Feb. 15 (Bloomberg) -- Oesterreichische Volksbanken AG’s dozens of cooperative bank owners will vote on ceding autonomy to their money-losing central body today after Moody’s said more government help would jeopardize Austria’s finances.
Volksbanken, which twice failed European stress tests, is trying to gain support for a planned restructuring from its majority owners in a meeting in Vienna today. The tentative cross-guarantee pact would combine Volksbanken’s and the regional lenders’ capital and liabilities and terminate all Volksbanken business except support functions for those owners. Three of the 62 cooperative banks have balked at a deal.
“We want to have a formal approval for that combination at the meeting,” Volksbanken spokesman Walter Groeblinger said.
Should the vote be approved following months of talks, the merger plan still needs endorsement from shareholders of the 62 lenders, which go back to credit unions founded by craftsmen and small manufacturers as early as 1851. They would give up most of their independence in the new structure while remaining legally separate. Volksbanken’s owners may also discuss the setup of a “wind-down unit” for undesirable businesses, which the Austrian state has said it refuses to nationalize.
The regional lenders own 61 percent of Volksbanken, while Germany’s DZ Bank owns 23 percent, Munich Re owns 9.4 percent, and Raiffeisen Zentralbank Oesterreich AG holds 6 percent. The three dissident regional banks, including Volksbank Tirol Innsbruck-Schwaz AG, have objected to losing their independence and having their capital used to plug holes in Volksbanken’s balance sheet.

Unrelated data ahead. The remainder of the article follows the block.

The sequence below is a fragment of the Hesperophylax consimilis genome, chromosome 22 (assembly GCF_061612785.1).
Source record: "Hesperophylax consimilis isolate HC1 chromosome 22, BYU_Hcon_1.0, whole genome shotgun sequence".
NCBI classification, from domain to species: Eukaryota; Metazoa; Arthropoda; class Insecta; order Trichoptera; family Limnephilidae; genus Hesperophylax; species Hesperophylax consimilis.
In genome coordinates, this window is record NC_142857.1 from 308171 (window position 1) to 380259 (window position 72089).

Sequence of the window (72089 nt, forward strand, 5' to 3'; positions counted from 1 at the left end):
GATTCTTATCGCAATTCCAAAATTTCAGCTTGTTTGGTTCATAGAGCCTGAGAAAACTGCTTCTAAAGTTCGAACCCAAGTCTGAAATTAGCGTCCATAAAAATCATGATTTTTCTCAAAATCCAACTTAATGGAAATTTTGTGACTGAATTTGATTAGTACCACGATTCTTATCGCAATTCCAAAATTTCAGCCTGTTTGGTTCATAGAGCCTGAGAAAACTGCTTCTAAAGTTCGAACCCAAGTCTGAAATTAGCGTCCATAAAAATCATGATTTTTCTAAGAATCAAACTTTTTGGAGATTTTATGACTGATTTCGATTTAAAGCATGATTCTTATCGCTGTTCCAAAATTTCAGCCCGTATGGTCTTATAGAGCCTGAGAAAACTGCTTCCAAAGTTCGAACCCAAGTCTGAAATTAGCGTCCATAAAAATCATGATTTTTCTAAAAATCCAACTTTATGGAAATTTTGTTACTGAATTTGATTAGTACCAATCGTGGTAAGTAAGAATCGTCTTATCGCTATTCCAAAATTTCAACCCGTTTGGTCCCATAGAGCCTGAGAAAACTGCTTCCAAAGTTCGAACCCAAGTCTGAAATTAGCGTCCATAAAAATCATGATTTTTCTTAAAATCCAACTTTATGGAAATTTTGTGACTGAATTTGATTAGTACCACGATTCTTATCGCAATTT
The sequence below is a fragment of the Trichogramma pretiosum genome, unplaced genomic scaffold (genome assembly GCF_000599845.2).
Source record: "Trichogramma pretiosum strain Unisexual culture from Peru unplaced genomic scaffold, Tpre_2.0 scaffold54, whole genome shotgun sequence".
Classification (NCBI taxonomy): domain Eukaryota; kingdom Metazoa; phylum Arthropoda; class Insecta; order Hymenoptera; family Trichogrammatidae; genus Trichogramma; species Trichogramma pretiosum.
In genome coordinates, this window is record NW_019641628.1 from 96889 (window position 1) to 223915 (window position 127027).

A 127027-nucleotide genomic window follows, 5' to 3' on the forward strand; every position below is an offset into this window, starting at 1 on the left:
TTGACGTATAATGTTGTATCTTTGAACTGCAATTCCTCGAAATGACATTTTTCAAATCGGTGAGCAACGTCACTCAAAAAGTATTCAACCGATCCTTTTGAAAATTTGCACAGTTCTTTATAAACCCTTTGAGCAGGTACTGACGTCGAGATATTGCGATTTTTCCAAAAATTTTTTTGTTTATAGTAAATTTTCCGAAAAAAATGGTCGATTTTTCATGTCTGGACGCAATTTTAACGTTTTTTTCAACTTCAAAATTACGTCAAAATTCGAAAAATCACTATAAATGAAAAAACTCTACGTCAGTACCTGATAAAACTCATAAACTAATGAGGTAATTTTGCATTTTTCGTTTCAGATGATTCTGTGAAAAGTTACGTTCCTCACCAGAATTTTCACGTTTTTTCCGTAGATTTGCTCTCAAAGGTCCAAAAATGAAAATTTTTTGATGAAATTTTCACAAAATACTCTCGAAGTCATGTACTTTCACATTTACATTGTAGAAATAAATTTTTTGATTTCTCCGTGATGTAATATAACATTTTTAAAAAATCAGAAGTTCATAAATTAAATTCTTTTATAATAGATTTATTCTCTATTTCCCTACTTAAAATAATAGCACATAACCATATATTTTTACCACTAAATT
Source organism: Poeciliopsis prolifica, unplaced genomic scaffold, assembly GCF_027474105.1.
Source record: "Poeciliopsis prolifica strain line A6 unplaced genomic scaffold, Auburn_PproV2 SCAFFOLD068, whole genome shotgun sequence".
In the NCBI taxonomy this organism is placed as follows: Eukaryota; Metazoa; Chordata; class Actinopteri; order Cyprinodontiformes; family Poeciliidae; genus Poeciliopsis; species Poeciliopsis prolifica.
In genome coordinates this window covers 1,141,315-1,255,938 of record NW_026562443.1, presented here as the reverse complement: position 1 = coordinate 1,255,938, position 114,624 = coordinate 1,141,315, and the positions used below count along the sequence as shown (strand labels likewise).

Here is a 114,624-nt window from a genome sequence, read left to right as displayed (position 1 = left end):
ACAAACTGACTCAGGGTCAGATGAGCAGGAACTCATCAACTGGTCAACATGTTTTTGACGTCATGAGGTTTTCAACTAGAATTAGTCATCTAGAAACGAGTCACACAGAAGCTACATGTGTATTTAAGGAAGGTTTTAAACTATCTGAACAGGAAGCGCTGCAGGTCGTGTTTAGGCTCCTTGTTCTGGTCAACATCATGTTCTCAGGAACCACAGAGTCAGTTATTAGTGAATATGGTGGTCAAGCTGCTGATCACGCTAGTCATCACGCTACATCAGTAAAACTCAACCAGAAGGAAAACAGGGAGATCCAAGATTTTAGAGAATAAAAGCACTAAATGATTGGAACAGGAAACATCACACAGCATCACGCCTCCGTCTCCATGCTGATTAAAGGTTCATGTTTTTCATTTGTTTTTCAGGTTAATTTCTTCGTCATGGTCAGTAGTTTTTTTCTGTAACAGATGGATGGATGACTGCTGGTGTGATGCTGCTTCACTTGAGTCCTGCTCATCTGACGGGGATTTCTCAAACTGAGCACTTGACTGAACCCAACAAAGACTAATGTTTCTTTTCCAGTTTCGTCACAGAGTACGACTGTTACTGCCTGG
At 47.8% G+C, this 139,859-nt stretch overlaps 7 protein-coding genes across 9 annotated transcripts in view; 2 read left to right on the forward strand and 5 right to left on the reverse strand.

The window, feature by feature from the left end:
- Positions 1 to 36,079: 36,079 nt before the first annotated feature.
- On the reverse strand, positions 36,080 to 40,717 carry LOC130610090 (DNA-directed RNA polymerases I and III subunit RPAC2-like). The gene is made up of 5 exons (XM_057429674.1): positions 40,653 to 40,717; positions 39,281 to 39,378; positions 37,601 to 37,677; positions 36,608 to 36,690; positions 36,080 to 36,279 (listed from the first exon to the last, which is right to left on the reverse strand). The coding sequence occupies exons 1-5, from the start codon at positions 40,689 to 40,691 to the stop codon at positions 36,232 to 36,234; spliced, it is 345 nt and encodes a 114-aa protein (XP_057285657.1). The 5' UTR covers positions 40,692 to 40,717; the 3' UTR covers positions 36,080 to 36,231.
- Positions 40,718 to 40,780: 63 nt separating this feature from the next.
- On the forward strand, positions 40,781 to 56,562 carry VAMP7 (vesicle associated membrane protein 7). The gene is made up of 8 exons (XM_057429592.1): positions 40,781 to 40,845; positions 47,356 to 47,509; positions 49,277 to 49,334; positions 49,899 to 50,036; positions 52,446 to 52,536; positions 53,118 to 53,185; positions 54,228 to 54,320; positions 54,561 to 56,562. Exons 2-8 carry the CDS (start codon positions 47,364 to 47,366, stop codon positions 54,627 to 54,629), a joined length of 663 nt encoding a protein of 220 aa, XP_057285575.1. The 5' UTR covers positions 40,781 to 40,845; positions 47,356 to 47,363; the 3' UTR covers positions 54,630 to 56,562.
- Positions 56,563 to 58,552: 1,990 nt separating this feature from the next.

Volksbanken is also completed the sale of its eastern European business to Russia’s OAO Sberbank for 505 million euros ($661 million) today. That deal is part of the restructuring that was required to exempt Volksbanken from stricter capital rules issued by the European Banking Authority, which had found a capital shortfall of 1.05 billion euros at the lender.
Austria is under pressure from ratings companies and bond investors concerned about “contingent liabilities” from the nation’s financial-services industry. Standard & Poor’s cut the country’s rating to AA+ last month, citing banking risks. Moody’s lowered its outlook to “negative” in Feb. 13, saying it may cut the nation’s Aaa rating if banks need more aid.
The Alpine nation is already saddled with bad assets Volksbanken ran up through 2008 in its municipal-lending unit, Kommunalkredit, which it co-owned with Dexia SA, the Belgian lender being broken up in the wake of losses. Volksbanken got 1 billion euros ($1.3 billion) of state capital in 2009 after Kommunalkredit was rescued by the state in 2008.
The bank said last year that units equivalent to about half of its 43 billion euros in assets, such as large corporate and real-estate loans, a money-losing Romanian bank and its leasing business, will be sold or terminated.
Some Volksbanken owners proposed that the wind-down unit be taken over by the Austrian government. The finance ministry rejected the proposal, a spokesman said yesterday.
The state is backing Kommunalkredit’s “bad bank,” KA Finanz AG, for years to come as it winds down 24 billion euros of assets including credit-default swaps written on Greece. KA Finanz may need fresh capital this year, depending on the terms under which Greece swaps its debt.
Volksbanken failed to repay 300 million euros of state aid last year and revealed that it will report another loss of at least 825 million euros for 2011. The lender was also found to lack reserves in EBA’s stress tests in July and October.
Among other setbacks, the lender had to reduce the price of the unit it’s selling to Sberbank and replenish its capital as losses in Hungary worsened. Sberbank declined to buy the Romanian unit, which Volksbanken is keeping now. The international business is co-owned by Germany’s DZ Bank and WGZ Bank and by Groupe BPCE in France.
Volksbanken also failed to raise 500 million euros by selling a stake in RZB to shore up its capital after the RZB shareholders who wanted to buy it walked away from a deal.
The bank’s reorganization may be no panacea. Fitch Ratings cut its viability rating for Volksbanken-Verbund, the combination of Volksbanken and its owners, by two steps to bb-from bb+ in January, citing the burden that the restructuring will put on the small cooperative lenders. Fitch said then that it “expects pressure on profitability to persist in 2012.”
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